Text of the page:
Testosterone triggers growth of brain vocal control nuclei in adult female canaries

@article{Nottebohm1980TestosteroneTG,
  title={Testosterone triggers growth of brain vocal control nuclei in adult female canaries},
  author={F. Nottebohm},
  journal={Brain Research},
  year={1980},
  volume={189},
  pages={429-436}
}
  • F. Nottebohm
  • Published 1980
  • Medicine, Psychology
  • Brain Research
Two vocal control nuclei of the canary telencephalon, hyperstriatum ventrale, pars caudale (HVc) and nucleus robustus archistriatalis (RA), are larger in males, that learn complex songs, than in females, that normally do not sing. HVc and RA can be induced to grow by 90% and 53%, respectively, in adult gonadectomized females under the influence of testosterone, as these birds acquire male-like song. The magnitude of this effect is comparable, though of reversed sign, to that following early… Expand
Testosterone-induced changes in adult canary brain are reversible.
Brain nuclei that control song are larger in male canaries, which sing, than in females, which sing rarely or not at all. Treatment of adult female canaries with testosterone (T) induces songExpand
A brain for all seasons: cyclical anatomical changes in song control nuclei of the canary brain.
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Male canaries that have reached sexual maturity can, in subsequent years, learn new song repertoires and two telencephalic song control nuclei are hypothesized to reflect an increase and then reduction in numbers of synapses and are related to the yearly ability to acquire new motor coordinations. Expand
Testosterone-dependent increase of gap-junctions in HVC neurons of adult female canaries
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Electric coupling of HVC neurons could be important for the testosterone-dependent changes of the song pattern of canaries. Expand
Early estrogen treatment of female zebra finches masculinizes the brain pathway for learned vocalizations.
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The results demonstrate that the neural masculinization of telencephalic nuclei induced by E2 treatment sets up a functional circuit in females similar to one in males that enables the learning and production of complex vocalizations. Expand
Testosterone and the incidence of hormone target cells in song-control nuclei of adult canaries.
TLDR
No tendency was observed for testosterone-induced growth of HVc to be attenuated in deafened birds, and the incidence of hormone target cells in medial MAN (mMAN) did vary as a function of hormonal condition, which suggests a possible role for mMAN in learned song behavior. Expand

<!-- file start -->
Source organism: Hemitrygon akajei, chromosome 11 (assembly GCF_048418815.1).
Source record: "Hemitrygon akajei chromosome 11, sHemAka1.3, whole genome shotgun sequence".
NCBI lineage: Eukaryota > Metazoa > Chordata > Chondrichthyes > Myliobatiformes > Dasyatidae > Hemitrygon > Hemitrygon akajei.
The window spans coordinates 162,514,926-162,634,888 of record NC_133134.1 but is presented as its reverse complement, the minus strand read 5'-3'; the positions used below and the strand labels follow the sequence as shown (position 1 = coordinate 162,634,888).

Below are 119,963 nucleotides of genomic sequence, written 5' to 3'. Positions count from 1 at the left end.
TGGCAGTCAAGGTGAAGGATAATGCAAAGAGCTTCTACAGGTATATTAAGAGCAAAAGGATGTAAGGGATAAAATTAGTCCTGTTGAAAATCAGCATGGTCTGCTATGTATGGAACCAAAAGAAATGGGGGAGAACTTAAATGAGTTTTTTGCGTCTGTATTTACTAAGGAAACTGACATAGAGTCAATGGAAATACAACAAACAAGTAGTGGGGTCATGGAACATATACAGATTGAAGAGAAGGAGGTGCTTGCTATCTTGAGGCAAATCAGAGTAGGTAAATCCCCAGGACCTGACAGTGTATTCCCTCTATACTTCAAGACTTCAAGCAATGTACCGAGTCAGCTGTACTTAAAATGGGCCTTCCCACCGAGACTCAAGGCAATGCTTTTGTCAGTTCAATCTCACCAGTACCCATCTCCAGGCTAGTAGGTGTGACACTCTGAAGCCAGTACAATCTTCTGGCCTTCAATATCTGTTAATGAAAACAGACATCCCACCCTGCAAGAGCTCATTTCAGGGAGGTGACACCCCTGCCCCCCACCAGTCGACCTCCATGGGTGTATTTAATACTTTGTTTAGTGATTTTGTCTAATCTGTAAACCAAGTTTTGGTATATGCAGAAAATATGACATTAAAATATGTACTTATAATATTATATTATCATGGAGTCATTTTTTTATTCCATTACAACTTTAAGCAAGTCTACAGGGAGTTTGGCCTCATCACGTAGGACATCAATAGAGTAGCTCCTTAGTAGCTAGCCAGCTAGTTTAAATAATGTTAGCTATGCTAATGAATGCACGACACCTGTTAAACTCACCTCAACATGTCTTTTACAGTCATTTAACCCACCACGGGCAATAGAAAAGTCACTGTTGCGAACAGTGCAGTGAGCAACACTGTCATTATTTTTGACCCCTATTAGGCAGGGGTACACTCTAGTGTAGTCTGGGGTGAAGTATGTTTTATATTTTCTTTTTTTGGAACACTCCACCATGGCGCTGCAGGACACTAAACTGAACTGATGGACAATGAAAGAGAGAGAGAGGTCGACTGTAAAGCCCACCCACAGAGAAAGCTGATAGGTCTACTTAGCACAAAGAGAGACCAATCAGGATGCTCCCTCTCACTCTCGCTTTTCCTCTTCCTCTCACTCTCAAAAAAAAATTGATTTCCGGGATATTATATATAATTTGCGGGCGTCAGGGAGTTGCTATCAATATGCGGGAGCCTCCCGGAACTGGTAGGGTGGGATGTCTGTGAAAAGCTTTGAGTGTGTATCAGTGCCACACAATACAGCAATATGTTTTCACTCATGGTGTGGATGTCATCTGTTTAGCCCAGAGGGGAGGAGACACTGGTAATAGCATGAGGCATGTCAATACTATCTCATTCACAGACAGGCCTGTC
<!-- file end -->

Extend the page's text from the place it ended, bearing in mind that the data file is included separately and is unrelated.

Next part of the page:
Joint hormonal and sensory stimulation modulate neuronal number in adult canary brains.
TLDR
The results demonstrate that the number of neurons in a specific vocal-control nucleus (HVc) can change dramatically in adult canaries and suggest that some synergistic action of hormonal and sensory stimulation is necessary to induce such a change. Expand
Auditory and hormonal stimulation interact to produce neural growth in adult canaries.
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It is reported here that testosterone administration increases the volume of HVc in hearing adult female canaries only and is greatly attenuated in birds that are deprived of auditory stimulation via deafening, suggesting that testosterone and sensory stimulation can act synergistically to produce structural plasticity in the adult brain. Expand
Testosterone‐dependent plasticity of avian forebrain neurons is not restricted to the song control system
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Behavioral correlates of sexual differentiation in the zebra finch song system
The capacity for song is masculinized in female zebra finches by exposure to 17 beta-estradiol at hatching, and requires continual exposure to androgen for its behavioral expression in the adult. TheExpand
Steroid accumulation in song nuclei of a sexually dimorphic duetting bird, the rufous and white wren.
TLDR
Comparisons with measures of hormone accumulation in zebra finches, canaries, and bay wrens supports the hypothesis presented that the relative proportion of neurons that are hormone sensitive in avian song control nuclei is related to the basic motor ability to sing, whereas the absolute number of such neurons isrelated to the complexity of song behavior. Expand
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